Profile | Frederick R Bonci | Founding Partner and President of LBA Landscape Architecture

As part of World Landscape Architecture Month we are featuring landscape architects from around the world. We had the opportunity to speak with Frederick R. Bonci about why he became a landscape architect and the future of landscape architecture.

Frederick Bonci is a founding partner of LBA Landscape Architecture, established 40 years ago. He has been the leader of many of the firm’s community planning, urban design, public open space, and sustainable design projects. His knowledge and extensive experience with urban projects have led to an ever-increasing number of commissions, locally in the Pittsburgh region, nationally, and internationally. The majority of these projects focus on the creation of socially engaging public open spaces that create viable, healthy, livable, and sustainable places. Some of his most notable commissions include Pack Square Park in Asheville, NC, Summers Corner in Summersville, SC, The Frick Environmental Center, a certified Living Building, in Pittsburgh, PA, the Westmoreland Museum of American Art Expansion and Gardens, LEED Gold certified, in Greensburg, PA, University of Pittsburgh Central Campus Public Space Initiative, and over 20 Hope VI neighborhoods. He is currently working on the eco-campus for the Carnegie Science Center and Allegheny Shores, a new 50-acre mixed-use riverfront community on the Allegheny River in Pittsburgh.

WLA: Why did you become a landscape architect?

Like many landscape architects, accidentally. My childhood influences were my uncle, who was a design/build contractor, and my grandfathers, who were stone and brick masons. As a child, they took me to their work sites where I became fascinated with design and the craft of building. I grew up in a small town with unlimited access to farms and natural amenities within biking and walking distance of my home.  Between my freshman and sophomore years at The Pennsylvania State University, I worked my first summer job for a railroad company. I carpooled with another person from my hometown who always had books related to design, architecture, landscape, and nature. When I asked him what he was majoring in, he said Landscape Architecture. It seemed to be a perfect fit for me. As they say, the rest is history.

WLA: How do you start the design process?

I was mentored by some fabulous landscape architects. My first job experience was with Edward D. Stone Associates (EDSA) and while there I learned three valuable lessons that shaped my career – compile a diverse knowledge base to truly understand your fellow professionals so that you can lead them collaboratively; never stop challenging your clients and colleagues to strive for better solutions; and to simply be the first to pull out a piece of trace paper and begin to draw. When you draw something, the dialogue becomes richer and more vibrant, and the conversation begins to focus on the possibilities and not the constraints. In mentoring my colleagues and associates, I stress two things – we are never done educating the public and our clients and we are never done learning.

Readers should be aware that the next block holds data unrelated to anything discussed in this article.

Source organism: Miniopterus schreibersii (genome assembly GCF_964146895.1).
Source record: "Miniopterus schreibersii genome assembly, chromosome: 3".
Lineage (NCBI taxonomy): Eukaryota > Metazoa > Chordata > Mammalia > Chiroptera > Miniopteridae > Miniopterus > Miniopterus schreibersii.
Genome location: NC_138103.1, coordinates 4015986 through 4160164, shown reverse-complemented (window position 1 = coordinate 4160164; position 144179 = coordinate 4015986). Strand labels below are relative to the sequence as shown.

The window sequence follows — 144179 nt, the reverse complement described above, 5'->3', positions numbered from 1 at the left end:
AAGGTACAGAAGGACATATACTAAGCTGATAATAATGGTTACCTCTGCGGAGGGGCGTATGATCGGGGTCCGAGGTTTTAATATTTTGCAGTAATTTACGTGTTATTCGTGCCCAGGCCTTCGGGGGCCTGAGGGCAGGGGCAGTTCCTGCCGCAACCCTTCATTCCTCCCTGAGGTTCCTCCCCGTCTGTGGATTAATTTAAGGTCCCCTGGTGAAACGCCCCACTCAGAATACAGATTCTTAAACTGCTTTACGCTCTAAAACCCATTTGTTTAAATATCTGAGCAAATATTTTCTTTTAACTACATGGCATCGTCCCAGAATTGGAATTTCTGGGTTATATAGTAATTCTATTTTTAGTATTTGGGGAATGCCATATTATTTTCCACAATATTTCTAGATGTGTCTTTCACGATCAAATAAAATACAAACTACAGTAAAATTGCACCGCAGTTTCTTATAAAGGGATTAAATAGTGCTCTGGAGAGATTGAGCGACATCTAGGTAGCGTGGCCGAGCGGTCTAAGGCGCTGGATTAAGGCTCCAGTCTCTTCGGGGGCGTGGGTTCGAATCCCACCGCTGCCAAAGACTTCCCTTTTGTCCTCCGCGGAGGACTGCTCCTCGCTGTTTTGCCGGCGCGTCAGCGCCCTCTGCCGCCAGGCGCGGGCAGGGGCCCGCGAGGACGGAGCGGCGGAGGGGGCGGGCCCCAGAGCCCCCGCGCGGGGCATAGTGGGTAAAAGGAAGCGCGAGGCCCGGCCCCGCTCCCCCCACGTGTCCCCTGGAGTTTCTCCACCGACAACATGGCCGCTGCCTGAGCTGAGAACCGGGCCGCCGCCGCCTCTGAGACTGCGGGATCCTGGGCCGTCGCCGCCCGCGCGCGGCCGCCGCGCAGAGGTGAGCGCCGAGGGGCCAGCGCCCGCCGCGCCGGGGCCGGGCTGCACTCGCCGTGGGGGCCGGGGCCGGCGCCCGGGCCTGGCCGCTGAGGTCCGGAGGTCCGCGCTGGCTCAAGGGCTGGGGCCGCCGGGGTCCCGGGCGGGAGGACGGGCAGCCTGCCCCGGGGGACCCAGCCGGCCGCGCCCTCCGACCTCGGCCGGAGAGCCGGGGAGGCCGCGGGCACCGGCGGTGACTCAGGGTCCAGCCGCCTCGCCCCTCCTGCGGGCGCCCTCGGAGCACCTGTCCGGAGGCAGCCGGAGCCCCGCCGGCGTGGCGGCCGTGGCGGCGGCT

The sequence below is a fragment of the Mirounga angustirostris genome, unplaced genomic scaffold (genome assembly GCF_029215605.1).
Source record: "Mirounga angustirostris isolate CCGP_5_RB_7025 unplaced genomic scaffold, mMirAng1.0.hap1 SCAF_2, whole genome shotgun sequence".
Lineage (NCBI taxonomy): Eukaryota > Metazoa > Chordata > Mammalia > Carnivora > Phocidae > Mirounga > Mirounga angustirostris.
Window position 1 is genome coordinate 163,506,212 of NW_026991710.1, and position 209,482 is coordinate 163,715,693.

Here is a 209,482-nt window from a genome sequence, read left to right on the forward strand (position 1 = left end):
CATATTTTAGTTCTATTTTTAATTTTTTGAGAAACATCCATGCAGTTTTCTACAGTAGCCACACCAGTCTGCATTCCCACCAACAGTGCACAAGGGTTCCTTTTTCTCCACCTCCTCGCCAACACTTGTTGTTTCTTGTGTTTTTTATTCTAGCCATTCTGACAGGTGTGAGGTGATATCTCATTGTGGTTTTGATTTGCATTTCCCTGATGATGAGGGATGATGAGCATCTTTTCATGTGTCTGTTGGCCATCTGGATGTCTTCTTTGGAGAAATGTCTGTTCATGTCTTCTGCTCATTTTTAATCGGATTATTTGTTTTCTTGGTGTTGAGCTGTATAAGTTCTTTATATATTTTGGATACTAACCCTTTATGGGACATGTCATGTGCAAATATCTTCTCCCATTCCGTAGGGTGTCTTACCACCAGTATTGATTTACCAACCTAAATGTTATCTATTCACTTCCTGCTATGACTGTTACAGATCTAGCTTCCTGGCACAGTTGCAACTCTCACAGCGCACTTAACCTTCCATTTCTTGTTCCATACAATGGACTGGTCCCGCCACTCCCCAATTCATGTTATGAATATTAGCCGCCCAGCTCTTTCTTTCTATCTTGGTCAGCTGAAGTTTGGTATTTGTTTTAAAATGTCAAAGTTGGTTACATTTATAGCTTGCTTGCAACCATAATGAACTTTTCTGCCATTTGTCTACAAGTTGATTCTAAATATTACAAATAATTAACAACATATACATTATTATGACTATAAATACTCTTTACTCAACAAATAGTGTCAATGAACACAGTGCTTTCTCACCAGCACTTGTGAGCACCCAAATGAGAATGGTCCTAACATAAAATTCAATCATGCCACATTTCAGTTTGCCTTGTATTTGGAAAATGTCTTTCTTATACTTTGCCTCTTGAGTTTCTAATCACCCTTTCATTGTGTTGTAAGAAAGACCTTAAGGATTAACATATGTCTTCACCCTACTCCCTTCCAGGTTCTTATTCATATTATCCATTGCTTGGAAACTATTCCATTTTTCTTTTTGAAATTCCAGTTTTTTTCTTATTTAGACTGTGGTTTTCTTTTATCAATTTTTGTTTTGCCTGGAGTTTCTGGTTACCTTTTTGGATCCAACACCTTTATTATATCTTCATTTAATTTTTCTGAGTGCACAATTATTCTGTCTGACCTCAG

Sketches – University of Pittsburgh Central Campus Public Spaces, Pittsburgh, PA.
University of Pittsburgh Central Campus Public Spaces, Pittsburgh, PA. Photography – Alexander Denmarsh.

WLA: How do you see the future of landscape architecture?

As a global society, we are divided and conflicted about many key issues – political polarization, climate change, and social equity issues. This impacts our profession dramatically. At LBA, we design towns, neighborhoods, environments, and public spaces. We strive for the highest level of ecological diversity and sustainability in our projects. We engage our clients and the people we are designing for in our projects.

Engaging people in the design process is more important than ever. We start our conversations by asking people to recall their most memorable moments and experiences about community. We ask them what they long for, what they are missing, and what they need.  We ask them to dream. To that end, in all walks of life and economic situations, we find that they all come to the same place.

We no longer mention climate change. Instead, we discuss how to stay cool and how to solve flooding by integrating stormwater into our designs.

We no longer mention traditional town planning or the fifteen-minute city. Instead, we present ideas that solve accessibility and celebrate community.

We no longer mention inequity. Instead, we present ideas about creating democratic spaces for all.

We need to become bolder about finding ways to enrich the dialogue and take a more enhanced leadership role in design. 

Frick Environmental Center, a certified Living Building, Pittsburgh – Photography: Massery Photography Inc

Thank you to Fredrick for taking the time to answer WLA’s questions.

About Damian Holmes 3313 Articles
Damian Holmes is the Founder and Editor of World Landscape Architecture (WLA). He is a registered landscape architect (AILA) working in international design practice in Australia. Damian founded WLA in 2007 to provide a website for landscape architects written by landscape architects. Connect on Linkedin at